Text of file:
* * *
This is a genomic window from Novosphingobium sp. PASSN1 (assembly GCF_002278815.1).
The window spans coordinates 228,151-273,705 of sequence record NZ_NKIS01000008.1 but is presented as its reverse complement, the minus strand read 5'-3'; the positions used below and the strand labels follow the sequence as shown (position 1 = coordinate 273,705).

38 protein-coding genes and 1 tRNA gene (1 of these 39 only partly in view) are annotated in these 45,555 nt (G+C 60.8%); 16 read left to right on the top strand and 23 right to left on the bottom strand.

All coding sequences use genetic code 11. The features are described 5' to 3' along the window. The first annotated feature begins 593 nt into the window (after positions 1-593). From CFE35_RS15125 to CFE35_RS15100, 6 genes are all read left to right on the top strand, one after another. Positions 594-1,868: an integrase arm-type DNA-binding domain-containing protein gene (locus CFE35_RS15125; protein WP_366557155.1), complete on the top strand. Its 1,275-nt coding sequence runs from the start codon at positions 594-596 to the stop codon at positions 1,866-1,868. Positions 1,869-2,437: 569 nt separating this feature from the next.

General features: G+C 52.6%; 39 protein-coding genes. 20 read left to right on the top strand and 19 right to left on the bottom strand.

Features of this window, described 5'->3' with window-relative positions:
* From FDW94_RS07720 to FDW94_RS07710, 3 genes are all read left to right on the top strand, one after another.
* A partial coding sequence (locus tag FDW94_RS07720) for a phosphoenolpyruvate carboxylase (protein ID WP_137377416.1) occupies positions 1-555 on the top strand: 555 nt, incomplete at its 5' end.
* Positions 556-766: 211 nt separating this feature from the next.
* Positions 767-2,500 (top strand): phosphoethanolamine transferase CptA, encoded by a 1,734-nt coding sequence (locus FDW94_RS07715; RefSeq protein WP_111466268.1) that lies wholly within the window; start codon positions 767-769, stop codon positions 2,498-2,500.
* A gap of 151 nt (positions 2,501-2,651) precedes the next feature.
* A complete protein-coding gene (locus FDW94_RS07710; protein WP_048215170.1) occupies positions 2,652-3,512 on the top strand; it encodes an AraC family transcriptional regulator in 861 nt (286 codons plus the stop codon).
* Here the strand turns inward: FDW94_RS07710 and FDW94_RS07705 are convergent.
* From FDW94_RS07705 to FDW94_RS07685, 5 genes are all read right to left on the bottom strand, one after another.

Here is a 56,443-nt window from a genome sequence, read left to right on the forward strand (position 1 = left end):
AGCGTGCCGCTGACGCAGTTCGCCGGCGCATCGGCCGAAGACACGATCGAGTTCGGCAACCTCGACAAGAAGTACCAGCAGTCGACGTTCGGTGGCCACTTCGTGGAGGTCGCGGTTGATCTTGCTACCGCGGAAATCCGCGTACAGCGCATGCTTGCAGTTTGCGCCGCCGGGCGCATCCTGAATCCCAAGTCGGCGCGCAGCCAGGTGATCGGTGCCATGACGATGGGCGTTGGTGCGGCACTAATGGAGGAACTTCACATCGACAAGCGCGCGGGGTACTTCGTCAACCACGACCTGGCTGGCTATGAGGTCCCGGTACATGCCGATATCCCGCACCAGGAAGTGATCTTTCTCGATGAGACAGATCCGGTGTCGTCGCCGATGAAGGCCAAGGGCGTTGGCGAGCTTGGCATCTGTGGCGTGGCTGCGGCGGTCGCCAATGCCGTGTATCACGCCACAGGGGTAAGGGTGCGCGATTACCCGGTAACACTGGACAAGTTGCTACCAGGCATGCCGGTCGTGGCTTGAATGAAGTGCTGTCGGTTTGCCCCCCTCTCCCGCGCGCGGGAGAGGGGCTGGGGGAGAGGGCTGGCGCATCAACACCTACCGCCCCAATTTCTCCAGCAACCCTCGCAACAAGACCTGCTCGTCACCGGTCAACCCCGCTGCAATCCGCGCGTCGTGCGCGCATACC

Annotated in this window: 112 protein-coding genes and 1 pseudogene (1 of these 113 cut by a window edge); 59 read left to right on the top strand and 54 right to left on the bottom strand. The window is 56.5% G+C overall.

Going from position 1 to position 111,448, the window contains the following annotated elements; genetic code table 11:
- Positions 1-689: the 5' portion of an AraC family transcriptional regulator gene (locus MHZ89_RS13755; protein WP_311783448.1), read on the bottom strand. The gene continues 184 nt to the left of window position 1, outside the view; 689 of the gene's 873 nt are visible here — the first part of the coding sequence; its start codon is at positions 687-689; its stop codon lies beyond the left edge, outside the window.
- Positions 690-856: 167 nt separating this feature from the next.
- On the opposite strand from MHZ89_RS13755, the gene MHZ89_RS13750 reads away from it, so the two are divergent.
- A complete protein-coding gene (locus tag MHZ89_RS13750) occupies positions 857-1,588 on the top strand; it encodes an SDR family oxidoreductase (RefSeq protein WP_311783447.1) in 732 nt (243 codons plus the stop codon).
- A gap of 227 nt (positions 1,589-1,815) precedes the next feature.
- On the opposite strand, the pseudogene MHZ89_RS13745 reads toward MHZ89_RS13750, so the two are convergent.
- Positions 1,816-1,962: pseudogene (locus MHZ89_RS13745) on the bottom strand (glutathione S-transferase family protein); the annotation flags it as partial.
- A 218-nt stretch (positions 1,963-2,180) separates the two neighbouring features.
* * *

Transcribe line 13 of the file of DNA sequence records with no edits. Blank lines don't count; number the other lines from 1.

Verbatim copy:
* Here the strand turns inward: FDW94_RS07710 and FDW94_RS07705 are convergent.